Junior Describes Musical Journey as Morticia in “Addams Family Production”

From tryout to opening night, Lamis Vattoth shares behind the scenes details


Steele Matthews

Kate Robinson and Rory McCuien help Lamis Vattoth place her wig as she practices lines to play Morticia in the play.

Junior, Lamis Vattoth, was casted as Morticia Addams in the upcomingAddams Family Production”. This will be the school’s first fall production since 2019. The “Addams Family” musical has similar characters to the well-known movie and TV show, but the plot is a bit different. 

Vattoth got into acting at a young age at her elementary school in the Middle East before moving to Central in 2020. 

“I started around third grade because I wanted to be in a show. I played the mermaid queen in my school’s Pirates VS. Mermaids production. Then, I knew it was only up from here,” Vattoh said. 

This isn’t Vattoth’s first production play on campus. She was cast in the High school ensemble in the production “High School Musical” last spring. Vottah had many preparations before she auditioned for this specific role in the play. 

“It was the Labor Day weekend before auditions. I auditioned wanting to be Mortica. In a way, I felt over prepared and I didn’t feel too good about it. But then, when I got to auditions I got a few laughs from Ms. (Patrice) Williams (the theatre director), so that made me feel better. Then I got the callback, and now, I’m here,” Vattoth said. 

Then, the preparation for the show began. 

“We had rehearsals on Mondays, Wednesdays, and Fridays for two hours every week up until tech week, then we were staying till 7 p.m. every day of the week,” Vattoth said. 

Many people don’t realize the intense hours it requires to get a play in top notch shape. Outside of rehearsals, actors also had to memorize their lines at home. 

“The rehearsal process has gone pretty well, but there have been times where a lot of the cast was out due to various illnesses, so things were difficult to navigate,” Vattoth said. 

Sadly, the flu and allergies are common during this time of year. So, if there wasn’t an actor there to do their role because they’re out due to a sickness, or a crew member, it’s very hard to continue the show. 

“I’d say it’s been more exciting than stressful coming up to show day; seeing the show come together has been really fun! But, there have been times where things haven’t worked out that have been frustrating to navigate,” Vattoth said. 

Dress rehearsals are needed in order to make sure everything goes smoothly for show day. Vattoth even had some technical issues herself.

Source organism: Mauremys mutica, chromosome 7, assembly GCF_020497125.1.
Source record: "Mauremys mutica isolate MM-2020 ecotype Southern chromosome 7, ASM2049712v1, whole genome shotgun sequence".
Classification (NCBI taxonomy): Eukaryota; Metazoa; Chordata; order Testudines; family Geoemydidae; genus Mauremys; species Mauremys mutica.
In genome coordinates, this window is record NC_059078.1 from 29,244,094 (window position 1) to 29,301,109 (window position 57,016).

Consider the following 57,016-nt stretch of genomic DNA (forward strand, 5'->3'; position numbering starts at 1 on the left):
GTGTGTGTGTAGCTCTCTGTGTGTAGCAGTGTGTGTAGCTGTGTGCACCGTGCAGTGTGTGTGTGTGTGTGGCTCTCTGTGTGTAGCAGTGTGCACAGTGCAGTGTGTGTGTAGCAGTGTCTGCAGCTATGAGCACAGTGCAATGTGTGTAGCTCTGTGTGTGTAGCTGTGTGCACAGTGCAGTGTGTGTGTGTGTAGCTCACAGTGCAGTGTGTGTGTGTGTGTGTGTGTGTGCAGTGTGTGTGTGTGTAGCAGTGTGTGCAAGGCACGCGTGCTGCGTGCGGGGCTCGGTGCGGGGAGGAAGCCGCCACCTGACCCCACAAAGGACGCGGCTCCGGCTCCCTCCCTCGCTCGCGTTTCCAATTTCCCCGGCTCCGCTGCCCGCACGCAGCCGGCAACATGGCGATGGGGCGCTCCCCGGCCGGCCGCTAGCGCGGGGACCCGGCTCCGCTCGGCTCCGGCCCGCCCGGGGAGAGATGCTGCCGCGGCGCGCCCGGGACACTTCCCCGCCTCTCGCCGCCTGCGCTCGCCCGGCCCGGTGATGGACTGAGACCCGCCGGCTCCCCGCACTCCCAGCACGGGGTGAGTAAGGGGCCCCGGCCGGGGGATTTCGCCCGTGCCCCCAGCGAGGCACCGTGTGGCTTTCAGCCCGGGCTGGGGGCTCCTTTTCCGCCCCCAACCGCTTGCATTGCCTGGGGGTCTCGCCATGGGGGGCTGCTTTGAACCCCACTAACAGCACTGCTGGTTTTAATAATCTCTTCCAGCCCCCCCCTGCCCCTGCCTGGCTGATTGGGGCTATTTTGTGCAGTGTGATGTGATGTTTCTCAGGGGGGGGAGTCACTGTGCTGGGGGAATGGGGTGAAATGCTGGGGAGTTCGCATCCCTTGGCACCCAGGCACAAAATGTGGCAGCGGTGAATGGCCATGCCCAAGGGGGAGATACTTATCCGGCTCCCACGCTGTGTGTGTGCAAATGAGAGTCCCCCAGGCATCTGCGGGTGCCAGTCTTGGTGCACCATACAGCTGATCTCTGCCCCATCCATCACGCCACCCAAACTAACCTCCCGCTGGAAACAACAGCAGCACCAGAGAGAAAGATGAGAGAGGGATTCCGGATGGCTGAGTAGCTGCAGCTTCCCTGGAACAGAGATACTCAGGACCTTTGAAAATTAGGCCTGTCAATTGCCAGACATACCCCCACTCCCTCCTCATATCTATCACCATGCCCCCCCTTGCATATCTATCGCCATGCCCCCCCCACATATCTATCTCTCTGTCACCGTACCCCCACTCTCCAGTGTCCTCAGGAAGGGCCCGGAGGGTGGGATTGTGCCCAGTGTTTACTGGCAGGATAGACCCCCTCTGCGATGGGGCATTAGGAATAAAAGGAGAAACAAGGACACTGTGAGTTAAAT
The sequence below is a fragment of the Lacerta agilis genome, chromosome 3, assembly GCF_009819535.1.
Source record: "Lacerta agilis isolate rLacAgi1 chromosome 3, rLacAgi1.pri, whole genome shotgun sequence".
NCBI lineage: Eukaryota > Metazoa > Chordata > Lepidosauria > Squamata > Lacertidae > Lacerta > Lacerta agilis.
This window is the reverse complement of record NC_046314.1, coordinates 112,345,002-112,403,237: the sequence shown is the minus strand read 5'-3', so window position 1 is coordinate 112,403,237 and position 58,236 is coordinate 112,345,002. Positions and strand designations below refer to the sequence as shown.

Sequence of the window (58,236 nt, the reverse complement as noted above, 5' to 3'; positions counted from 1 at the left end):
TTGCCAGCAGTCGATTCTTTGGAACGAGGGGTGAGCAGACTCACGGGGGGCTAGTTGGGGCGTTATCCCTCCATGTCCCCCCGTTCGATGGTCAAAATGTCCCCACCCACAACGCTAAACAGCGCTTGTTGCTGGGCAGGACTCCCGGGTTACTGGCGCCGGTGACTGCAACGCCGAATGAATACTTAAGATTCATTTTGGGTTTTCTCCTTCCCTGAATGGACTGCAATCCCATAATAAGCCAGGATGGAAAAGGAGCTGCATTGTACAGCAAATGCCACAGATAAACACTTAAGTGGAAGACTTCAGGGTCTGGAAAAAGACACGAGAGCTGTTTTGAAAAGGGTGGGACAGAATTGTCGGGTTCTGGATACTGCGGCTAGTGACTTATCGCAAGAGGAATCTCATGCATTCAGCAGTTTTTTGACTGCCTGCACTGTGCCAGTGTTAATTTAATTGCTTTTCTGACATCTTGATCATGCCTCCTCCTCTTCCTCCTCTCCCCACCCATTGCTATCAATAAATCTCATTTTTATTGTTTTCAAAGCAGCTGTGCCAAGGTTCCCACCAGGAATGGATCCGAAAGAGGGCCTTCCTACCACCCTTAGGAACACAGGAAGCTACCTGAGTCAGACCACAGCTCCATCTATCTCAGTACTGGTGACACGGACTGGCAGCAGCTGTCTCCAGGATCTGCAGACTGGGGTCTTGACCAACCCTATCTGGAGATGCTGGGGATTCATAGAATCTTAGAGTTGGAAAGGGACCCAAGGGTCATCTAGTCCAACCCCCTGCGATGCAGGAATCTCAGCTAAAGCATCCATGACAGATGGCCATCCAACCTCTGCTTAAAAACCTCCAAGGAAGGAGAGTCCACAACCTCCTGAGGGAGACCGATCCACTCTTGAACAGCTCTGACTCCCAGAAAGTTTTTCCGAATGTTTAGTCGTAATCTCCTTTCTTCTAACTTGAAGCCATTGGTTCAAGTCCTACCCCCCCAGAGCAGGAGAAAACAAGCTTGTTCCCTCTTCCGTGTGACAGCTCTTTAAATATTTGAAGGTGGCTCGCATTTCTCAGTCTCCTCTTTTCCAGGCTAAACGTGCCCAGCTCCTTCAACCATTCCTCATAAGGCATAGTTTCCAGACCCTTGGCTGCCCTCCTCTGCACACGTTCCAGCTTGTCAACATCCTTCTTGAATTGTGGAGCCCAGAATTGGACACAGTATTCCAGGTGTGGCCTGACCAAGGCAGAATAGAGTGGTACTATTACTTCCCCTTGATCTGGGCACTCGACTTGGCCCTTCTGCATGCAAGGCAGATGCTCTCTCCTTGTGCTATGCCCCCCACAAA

“My wig kept slipping off at a dress rehearsal; and trying to keep going when you can actively feel something falling off your head sucks,” Vattoth said. 

Trying to deliver your lines as a costume malfunction is happening is very challenging. However, she recovered well and proceeded on with the show. As all theatre people say, the show must go on.

“I think this show is one of the bigger productions we’ve done in a while, and I really hope our hard work translates into these upcoming shows,” Vattoth said. 

There are more dancers, singers and a humongous stage in this production compared to previous shows. The crew members have spent hours building, painting, and decorating the set. 

“The dances are intricate, and the cast and crew have been working hard to create a show that’s going to be enjoyable to an audience,” Vattoth said. 

Various student choreographed the dances in the production. Creating dances that look appealing to the eye on stage isn’t easy. Also, the makeup and costume crew have been working long and hard hours to get the cast into a full body of makeup and outfits. The “Addams Family Production” requires a lot of detail to the overall glam look of the cast because it’s so complex. 

“I think it’s important for audiences to leave behind the impressions they already have on the characters we’re playing because we’ve all worked hard to make them our own. That’s what inherently makes them different from the characters from the movies,” Vattoth said. 

There’s a great deal of work, sweat and tears (literally) to put on a musical performance. Long nights of rehearsals on top of school work meant little to no sleep for the cast and crew. 


You can see this performance Nov. 4, at 7:30 p.m and Nov. 5,  at 2 p.m. Student admission is $5, adults are $10 at the door.